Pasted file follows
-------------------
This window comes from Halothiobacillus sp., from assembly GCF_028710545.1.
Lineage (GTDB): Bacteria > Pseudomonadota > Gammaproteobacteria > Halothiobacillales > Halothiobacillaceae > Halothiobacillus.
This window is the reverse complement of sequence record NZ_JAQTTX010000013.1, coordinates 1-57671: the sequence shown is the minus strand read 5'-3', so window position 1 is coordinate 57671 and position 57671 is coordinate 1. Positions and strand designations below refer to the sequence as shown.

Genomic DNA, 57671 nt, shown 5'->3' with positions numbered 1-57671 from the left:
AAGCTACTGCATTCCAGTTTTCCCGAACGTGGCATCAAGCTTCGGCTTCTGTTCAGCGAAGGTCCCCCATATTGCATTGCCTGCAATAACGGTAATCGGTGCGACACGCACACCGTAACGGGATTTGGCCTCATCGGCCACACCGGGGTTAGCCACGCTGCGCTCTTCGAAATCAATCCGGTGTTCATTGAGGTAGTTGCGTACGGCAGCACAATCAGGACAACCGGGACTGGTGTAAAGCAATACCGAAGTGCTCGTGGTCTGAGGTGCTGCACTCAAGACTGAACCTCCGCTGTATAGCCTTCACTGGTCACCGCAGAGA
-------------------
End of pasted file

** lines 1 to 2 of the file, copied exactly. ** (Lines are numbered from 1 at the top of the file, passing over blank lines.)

This window comes from Halothiobacillus sp., from assembly GCF_028710545.1.
Lineage (GTDB): Bacteria > Pseudomonadota > Gammaproteobacteria > Halothiobacillales > Halothiobacillaceae > Halothiobacillus.